Sex in pregnancy may also be a contributing factor.
"Among Chinese women, sexual activity appears to be infrequent." Sexual activity among pregnant Chinese women in Hong Kong was reduced by more than 90 per cent, while it was reported to continue during pregnancy in 86-100 per cent of couples in non-Chinese populations.
"Any role for sexual activity in causing preterm birth remains controversial and unproven, but it most certainly presents an area warranting further investigation," he said.
While further research is needed to dissect these variables, Newnham said it appears that the behaviour of women plays a huge role in pre-term birth.
"The behaviour of obstetricians is not causing pre-term births, it's something about the women themselves," he said.
This study has also opened up a new field of opportunities in pre-term birth prevention. "Learning how to prevent pre-term birth needs to be one of the highest priorities for health professionals," he said.
The effect of the environment on China's pre-term births will be seen in Chinese women at a population level as the country undergoes rapid economic and social change, but also as part of Chinese immigration to Western societies.
Researchers in Perth, Hong Kong and Nanjing examined records of 26,611 pregnancies in China's rural Jiangsu Province, 48,976 pregnancies in Hong Kong and 185,798 pregnancies in Western Australia.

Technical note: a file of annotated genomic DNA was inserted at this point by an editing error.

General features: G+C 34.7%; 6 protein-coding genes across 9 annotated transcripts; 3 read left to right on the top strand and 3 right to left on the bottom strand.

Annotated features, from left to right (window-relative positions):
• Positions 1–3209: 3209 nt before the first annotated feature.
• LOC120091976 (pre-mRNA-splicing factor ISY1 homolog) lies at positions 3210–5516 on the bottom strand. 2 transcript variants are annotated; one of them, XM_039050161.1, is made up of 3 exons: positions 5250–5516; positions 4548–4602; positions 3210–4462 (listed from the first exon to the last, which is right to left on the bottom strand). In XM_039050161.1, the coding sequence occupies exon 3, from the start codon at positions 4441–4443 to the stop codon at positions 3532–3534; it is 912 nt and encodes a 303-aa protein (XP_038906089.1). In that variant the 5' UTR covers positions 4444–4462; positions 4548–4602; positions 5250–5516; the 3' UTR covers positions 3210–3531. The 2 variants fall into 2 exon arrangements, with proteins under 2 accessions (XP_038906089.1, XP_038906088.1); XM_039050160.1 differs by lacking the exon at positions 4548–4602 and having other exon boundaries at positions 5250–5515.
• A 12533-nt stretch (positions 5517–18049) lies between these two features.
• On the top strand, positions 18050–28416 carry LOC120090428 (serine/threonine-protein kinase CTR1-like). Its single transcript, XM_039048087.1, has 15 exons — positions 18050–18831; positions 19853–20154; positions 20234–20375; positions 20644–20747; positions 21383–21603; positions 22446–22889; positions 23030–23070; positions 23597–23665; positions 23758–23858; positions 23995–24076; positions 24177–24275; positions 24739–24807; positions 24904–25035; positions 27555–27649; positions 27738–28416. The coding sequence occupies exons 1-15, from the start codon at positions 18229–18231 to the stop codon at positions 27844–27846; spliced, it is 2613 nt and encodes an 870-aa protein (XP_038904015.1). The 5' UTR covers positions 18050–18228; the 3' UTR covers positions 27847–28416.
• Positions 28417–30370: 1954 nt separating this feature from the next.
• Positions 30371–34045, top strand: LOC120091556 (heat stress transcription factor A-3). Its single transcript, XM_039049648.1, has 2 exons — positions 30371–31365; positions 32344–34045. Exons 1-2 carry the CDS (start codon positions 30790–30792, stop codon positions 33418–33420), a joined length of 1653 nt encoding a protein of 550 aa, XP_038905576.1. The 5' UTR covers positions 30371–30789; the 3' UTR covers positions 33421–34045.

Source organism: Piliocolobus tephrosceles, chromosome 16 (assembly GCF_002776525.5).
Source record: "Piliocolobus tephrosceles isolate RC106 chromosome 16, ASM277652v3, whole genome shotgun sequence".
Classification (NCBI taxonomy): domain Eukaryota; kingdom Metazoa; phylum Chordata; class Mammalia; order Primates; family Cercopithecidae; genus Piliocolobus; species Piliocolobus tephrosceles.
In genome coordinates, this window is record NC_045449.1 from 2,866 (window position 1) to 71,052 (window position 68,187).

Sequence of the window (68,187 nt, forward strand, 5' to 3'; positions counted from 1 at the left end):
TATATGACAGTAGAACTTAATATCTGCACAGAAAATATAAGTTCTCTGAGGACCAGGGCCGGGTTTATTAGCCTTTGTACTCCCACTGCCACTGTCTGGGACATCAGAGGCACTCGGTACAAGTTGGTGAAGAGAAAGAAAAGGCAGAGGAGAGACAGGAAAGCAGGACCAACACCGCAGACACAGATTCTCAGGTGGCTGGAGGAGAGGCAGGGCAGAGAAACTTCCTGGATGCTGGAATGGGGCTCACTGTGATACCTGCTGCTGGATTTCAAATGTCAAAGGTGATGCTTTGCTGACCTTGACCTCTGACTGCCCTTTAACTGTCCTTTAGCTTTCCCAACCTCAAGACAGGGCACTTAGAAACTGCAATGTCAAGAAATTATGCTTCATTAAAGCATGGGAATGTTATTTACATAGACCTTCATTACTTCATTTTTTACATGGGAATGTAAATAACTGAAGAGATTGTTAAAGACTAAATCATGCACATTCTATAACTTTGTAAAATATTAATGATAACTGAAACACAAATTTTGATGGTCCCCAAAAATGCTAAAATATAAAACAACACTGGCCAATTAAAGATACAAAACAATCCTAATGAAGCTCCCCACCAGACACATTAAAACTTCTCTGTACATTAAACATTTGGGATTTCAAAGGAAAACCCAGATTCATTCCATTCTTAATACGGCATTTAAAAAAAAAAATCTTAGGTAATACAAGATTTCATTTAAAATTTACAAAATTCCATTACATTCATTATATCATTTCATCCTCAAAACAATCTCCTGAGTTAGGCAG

In Jiangsu Province, one of the largest provinces in China with a population of 77 million, just 2.6 per cent births were recorded as preterm in urban areas and 2.9 per cent in rural parts.
The rate of preterm birth among non-resident Chinese women in Hong Kong was 5.6 per cent and 7.6 per cent for Hong Kong residents.
In Western Australia, the rate of preterm birth was significantly lower in Chinese women who were born in China (4.4 per cent) compared with the general rate for women in WA of 8.2 per cent.
It took Newnham five years to record China's pre-term rate, a task that had not been previously undertaken by either the Chinese government or the country's health professionals.
In the study, published in the Australian and New Zealand Journal of Obstetrics and Gynaecology, preterm birth was defined as birth after 24 completed weeks and before 37 completed weeks of gestation.
The research, which has attracted interest from the Chinese government, will continue to investigate why its pre-term birth rate is so low.
"We are trying to give them a glimpse of their future. The Chinese government has opened the doors for all collaboration, which is a significant opportunity. This sort of research is very good for international relationships."
International comparison of pre-term birth rates: USA - 12-13 per cent, AUS - 7.2 per cent, CHINA - 2.6 per cent and HONG KONG - 7.6 per cent.Do you have an idea for a story?